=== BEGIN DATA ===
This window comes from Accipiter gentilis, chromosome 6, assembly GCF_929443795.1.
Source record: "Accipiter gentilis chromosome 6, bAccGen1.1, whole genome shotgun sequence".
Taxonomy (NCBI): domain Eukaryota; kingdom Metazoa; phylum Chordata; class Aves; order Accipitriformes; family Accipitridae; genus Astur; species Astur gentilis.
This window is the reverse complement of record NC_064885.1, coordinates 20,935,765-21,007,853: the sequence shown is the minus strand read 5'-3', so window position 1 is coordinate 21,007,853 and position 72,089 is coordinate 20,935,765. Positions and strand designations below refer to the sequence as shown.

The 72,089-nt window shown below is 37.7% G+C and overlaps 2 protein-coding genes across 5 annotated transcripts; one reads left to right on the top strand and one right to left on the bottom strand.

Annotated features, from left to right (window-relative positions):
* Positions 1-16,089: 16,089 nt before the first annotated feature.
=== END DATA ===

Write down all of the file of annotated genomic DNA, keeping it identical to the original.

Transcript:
This window comes from Accipiter gentilis, chromosome 6, assembly GCF_929443795.1.
Source record: "Accipiter gentilis chromosome 6, bAccGen1.1, whole genome shotgun sequence".
Taxonomy (NCBI): domain Eukaryota; kingdom Metazoa; phylum Chordata; class Aves; order Accipitriformes; family Accipitridae; genus Astur; species Astur gentilis.
This window is the reverse complement of record NC_064885.1, coordinates 20,935,765-21,007,853: the sequence shown is the minus strand read 5'-3', so window position 1 is coordinate 21,007,853 and position 72,089 is coordinate 20,935,765. Positions and strand designations below refer to the sequence as shown.

The 72,089-nt window shown below is 37.7% G+C and overlaps 2 protein-coding genes across 5 annotated transcripts; one reads left to right on the top strand and one right to left on the bottom strand.

Annotated features, from left to right (window-relative positions):
* Positions 1-16,089: 16,089 nt before the first annotated feature.